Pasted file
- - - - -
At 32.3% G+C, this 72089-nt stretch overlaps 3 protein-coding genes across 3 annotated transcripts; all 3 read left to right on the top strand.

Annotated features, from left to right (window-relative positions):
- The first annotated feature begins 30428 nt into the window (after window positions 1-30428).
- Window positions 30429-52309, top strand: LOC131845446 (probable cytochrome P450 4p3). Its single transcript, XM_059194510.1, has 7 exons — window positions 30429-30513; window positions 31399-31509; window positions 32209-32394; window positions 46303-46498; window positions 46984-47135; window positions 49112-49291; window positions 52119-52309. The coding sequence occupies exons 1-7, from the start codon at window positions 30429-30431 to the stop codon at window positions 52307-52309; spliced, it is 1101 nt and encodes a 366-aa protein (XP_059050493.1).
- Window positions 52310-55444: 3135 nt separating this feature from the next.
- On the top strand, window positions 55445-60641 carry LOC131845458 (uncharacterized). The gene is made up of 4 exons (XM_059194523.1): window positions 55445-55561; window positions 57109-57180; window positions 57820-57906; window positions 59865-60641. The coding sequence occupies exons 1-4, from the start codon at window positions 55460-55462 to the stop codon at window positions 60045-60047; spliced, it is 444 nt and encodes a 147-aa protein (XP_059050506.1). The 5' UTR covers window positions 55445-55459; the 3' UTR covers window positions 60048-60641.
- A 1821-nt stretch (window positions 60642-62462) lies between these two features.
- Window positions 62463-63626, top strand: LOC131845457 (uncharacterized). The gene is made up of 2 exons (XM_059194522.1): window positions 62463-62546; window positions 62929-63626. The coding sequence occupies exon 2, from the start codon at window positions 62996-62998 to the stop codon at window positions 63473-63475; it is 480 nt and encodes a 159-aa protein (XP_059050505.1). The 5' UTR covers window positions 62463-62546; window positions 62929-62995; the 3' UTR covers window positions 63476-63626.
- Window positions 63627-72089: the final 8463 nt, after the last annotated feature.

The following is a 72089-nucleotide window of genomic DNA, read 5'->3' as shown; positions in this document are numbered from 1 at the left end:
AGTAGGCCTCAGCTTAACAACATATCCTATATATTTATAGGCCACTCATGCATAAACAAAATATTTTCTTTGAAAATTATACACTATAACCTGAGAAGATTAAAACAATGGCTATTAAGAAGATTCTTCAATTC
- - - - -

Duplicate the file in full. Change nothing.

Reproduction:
At 32.3% G+C, this 72089-nt stretch overlaps 3 protein-coding genes across 3 annotated transcripts; all 3 read left to right on the top strand.

Annotated features, from left to right (window-relative positions):
- The first annotated feature begins 30428 nt into the window (after window positions 1-30428).
- Window positions 30429-52309, top strand: LOC131845446 (probable cytochrome P450 4p3). Its single transcript, XM_059194510.1, has 7 exons — window positions 30429-30513; window positions 31399-31509; window positions 32209-32394; window positions 46303-46498; window positions 46984-47135; window positions 49112-49291; window positions 52119-52309. The coding sequence occupies exons 1-7, from the start codon at window positions 30429-30431 to the stop codon at window positions 52307-52309; spliced, it is 1101 nt and encodes a 366-aa protein (XP_059050493.1).
- Window positions 52310-55444: 3135 nt separating this feature from the next.
- On the top strand, window positions 55445-60641 carry LOC131845458 (uncharacterized). The gene is made up of 4 exons (XM_059194523.1): window positions 55445-55561; window positions 57109-57180; window positions 57820-57906; window positions 59865-60641. The coding sequence occupies exons 1-4, from the start codon at window positions 55460-55462 to the stop codon at window positions 60045-60047; spliced, it is 444 nt and encodes a 147-aa protein (XP_059050506.1). The 5' UTR covers window positions 55445-55459; the 3' UTR covers window positions 60048-60641.
- A 1821-nt stretch (window positions 60642-62462) lies between these two features.
- Window positions 62463-63626, top strand: LOC131845457 (uncharacterized). The gene is made up of 2 exons (XM_059194522.1): window positions 62463-62546; window positions 62929-63626. The coding sequence occupies exon 2, from the start codon at window positions 62996-62998 to the stop codon at window positions 63473-63475; it is 480 nt and encodes a 159-aa protein (XP_059050505.1). The 5' UTR covers window positions 62463-62546; window positions 62929-62995; the 3' UTR covers window positions 63476-63626.
- Window positions 63627-72089: the final 8463 nt, after the last annotated feature.

The following is a 72089-nucleotide window of genomic DNA, read 5'->3' as shown; positions in this document are numbered from 1 at the left end:
AGTAGGCCTCAGCTTAACAACATATCCTATATATTTATAGGCCACTCATGCATAAACAAAATATTTTCTTTGAAAATTATACACTATAACCTGAGAAGATTAAAACAATGGCTATTAAGAAGATTCTTCAATTC